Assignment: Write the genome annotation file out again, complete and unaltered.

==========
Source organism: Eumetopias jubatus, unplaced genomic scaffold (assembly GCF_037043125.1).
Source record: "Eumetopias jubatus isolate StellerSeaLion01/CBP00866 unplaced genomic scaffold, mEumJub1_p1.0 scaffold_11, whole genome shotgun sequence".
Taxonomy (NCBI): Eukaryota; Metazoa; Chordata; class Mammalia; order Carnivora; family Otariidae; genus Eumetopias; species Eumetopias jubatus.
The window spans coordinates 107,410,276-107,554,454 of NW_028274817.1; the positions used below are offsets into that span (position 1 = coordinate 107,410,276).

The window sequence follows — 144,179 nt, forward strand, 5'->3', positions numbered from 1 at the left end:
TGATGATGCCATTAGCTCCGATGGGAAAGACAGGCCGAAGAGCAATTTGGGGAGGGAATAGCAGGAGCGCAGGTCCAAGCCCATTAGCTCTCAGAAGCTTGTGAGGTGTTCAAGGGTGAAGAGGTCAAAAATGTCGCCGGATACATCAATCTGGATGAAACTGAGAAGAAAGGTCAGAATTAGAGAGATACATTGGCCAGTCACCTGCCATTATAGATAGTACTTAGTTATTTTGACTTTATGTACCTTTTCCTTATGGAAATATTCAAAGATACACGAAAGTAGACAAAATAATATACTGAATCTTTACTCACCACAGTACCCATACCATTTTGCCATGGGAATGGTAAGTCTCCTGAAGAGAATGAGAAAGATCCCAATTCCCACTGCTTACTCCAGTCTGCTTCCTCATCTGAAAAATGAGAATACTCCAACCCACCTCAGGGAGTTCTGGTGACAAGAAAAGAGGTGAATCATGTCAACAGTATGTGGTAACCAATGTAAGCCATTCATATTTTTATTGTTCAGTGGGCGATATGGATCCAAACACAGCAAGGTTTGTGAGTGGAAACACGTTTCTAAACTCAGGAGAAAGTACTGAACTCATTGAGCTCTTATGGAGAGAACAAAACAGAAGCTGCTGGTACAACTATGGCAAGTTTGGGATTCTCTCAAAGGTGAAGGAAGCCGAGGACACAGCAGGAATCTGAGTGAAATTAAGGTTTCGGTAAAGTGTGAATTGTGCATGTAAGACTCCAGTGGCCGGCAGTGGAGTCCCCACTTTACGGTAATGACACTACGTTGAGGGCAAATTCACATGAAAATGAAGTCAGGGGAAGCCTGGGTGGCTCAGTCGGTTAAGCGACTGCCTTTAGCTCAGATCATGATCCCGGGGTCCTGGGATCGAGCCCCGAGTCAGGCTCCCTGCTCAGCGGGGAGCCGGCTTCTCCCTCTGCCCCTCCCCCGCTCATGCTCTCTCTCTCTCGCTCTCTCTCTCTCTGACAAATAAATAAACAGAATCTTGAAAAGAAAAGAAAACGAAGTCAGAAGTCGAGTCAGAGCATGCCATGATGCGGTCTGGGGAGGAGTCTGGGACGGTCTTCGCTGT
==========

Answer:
Source organism: Eumetopias jubatus, unplaced genomic scaffold (assembly GCF_037043125.1).
Source record: "Eumetopias jubatus isolate StellerSeaLion01/CBP00866 unplaced genomic scaffold, mEumJub1_p1.0 scaffold_11, whole genome shotgun sequence".
Taxonomy (NCBI): Eukaryota; Metazoa; Chordata; class Mammalia; order Carnivora; family Otariidae; genus Eumetopias; species Eumetopias jubatus.
The window spans coordinates 107,410,276-107,554,454 of NW_028274817.1; the positions used below are offsets into that span (position 1 = coordinate 107,410,276).

The window sequence follows — 144,179 nt, forward strand, 5'->3', positions numbered from 1 at the left end:
TGATGATGCCATTAGCTCCGATGGGAAAGACAGGCCGAAGAGCAATTTGGGGAGGGAATAGCAGGAGCGCAGGTCCAAGCCCATTAGCTCTCAGAAGCTTGTGAGGTGTTCAAGGGTGAAGAGGTCAAAAATGTCGCCGGATACATCAATCTGGATGAAACTGAGAAGAAAGGTCAGAATTAGAGAGATACATTGGCCAGTCACCTGCCATTATAGATAGTACTTAGTTATTTTGACTTTATGTACCTTTTCCTTATGGAAATATTCAAAGATACACGAAAGTAGACAAAATAATATACTGAATCTTTACTCACCACAGTACCCATACCATTTTGCCATGGGAATGGTAAGTCTCCTGAAGAGAATGAGAAAGATCCCAATTCCCACTGCTTACTCCAGTCTGCTTCCTCATCTGAAAAATGAGAATACTCCAACCCACCTCAGGGAGTTCTGGTGACAAGAAAAGAGGTGAATCATGTCAACAGTATGTGGTAACCAATGTAAGCCATTCATATTTTTATTGTTCAGTGGGCGATATGGATCCAAACACAGCAAGGTTTGTGAGTGGAAACACGTTTCTAAACTCAGGAGAAAGTACTGAACTCATTGAGCTCTTATGGAGAGAACAAAACAGAAGCTGCTGGTACAACTATGGCAAGTTTGGGATTCTCTCAAAGGTGAAGGAAGCCGAGGACACAGCAGGAATCTGAGTGAAATTAAGGTTTCGGTAAAGTGTGAATTGTGCATGTAAGACTCCAGTGGCCGGCAGTGGAGTCCCCACTTTACGGTAATGACACTACGTTGAGGGCAAATTCACATGAAAATGAAGTCAGGGGAAGCCTGGGTGGCTCAGTCGGTTAAGCGACTGCCTTTAGCTCAGATCATGATCCCGGGGTCCTGGGATCGAGCCCCGAGTCAGGCTCCCTGCTCAGCGGGGAGCCGGCTTCTCCCTCTGCCCCTCCCCCGCTCATGCTCTCTCTCTCTCGCTCTCTCTCTCTCTGACAAATAAATAAACAGAATCTTGAAAAGAAAAGAAAACGAAGTCAGAAGTCGAGTCAGAGCATGCCATGATGCGGTCTGGGGAGGAGTCTGGGACGGTCTTCGCTGT